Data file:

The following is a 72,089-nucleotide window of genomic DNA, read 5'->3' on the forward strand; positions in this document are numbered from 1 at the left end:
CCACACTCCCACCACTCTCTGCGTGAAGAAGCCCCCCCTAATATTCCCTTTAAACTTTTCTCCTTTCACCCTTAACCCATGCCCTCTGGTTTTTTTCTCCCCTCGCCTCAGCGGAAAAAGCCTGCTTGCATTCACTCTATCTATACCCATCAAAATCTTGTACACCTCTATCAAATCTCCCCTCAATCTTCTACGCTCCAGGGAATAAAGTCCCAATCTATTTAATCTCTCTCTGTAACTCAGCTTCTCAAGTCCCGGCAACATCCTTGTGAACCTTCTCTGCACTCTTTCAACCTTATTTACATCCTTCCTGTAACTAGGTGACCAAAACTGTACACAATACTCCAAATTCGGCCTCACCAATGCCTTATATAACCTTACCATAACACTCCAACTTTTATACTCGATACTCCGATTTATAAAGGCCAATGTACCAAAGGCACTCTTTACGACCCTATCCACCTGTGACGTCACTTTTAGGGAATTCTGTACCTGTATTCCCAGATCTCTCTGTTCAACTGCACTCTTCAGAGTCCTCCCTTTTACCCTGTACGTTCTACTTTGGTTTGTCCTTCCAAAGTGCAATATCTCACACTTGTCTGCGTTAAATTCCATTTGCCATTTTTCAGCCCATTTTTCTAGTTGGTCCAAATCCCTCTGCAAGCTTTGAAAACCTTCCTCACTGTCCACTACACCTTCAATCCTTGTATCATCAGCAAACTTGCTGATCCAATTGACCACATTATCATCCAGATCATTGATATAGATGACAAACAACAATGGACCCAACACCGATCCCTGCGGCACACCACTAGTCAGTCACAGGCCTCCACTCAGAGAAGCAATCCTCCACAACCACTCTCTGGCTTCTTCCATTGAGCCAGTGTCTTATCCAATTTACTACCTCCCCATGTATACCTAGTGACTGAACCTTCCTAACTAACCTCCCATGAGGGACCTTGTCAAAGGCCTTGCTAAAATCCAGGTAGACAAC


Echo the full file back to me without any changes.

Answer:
The following is a 72,089-nucleotide window of genomic DNA, read 5'->3' on the forward strand; positions in this document are numbered from 1 at the left end:
CCACACTCCCACCACTCTCTGCGTGAAGAAGCCCCCCCTAATATTCCCTTTAAACTTTTCTCCTTTCACCCTTAACCCATGCCCTCTGGTTTTTTTCTCCCCTCGCCTCAGCGGAAAAAGCCTGCTTGCATTCACTCTATCTATACCCATCAAAATCTTGTACACCTCTATCAAATCTCCCCTCAATCTTCTACGCTCCAGGGAATAAAGTCCCAATCTATTTAATCTCTCTCTGTAACTCAGCTTCTCAAGTCCCGGCAACATCCTTGTGAACCTTCTCTGCACTCTTTCAACCTTATTTACATCCTTCCTGTAACTAGGTGACCAAAACTGTACACAATACTCCAAATTCGGCCTCACCAATGCCTTATATAACCTTACCATAACACTCCAACTTTTATACTCGATACTCCGATTTATAAAGGCCAATGTACCAAAGGCACTCTTTACGACCCTATCCACCTGTGACGTCACTTTTAGGGAATTCTGTACCTGTATTCCCAGATCTCTCTGTTCAACTGCACTCTTCAGAGTCCTCCCTTTTACCCTGTACGTTCTACTTTGGTTTGTCCTTCCAAAGTGCAATATCTCACACTTGTCTGCGTTAAATTCCATTTGCCATTTTTCAGCCCATTTTTCTAGTTGGTCCAAATCCCTCTGCAAGCTTTGAAAACCTTCCTCACTGTCCACTACACCTTCAATCCTTGTATCATCAGCAAACTTGCTGATCCAATTGACCACATTATCATCCAGATCATTGATATAGATGACAAACAACAATGGACCCAACACCGATCCCTGCGGCACACCACTAGTCAGTCACAGGCCTCCACTCAGAGAAGCAATCCTCCACAACCACTCTCTGGCTTCTTCCATTGAGCCAGTGTCTTATCCAATTTACTACCTCCCCATGTATACCTAGTGACTGAACCTTCCTAACTAACCTCCCATGAGGGACCTTGTCAAAGGCCTTGCTAAAATCCAGGTAGACAAC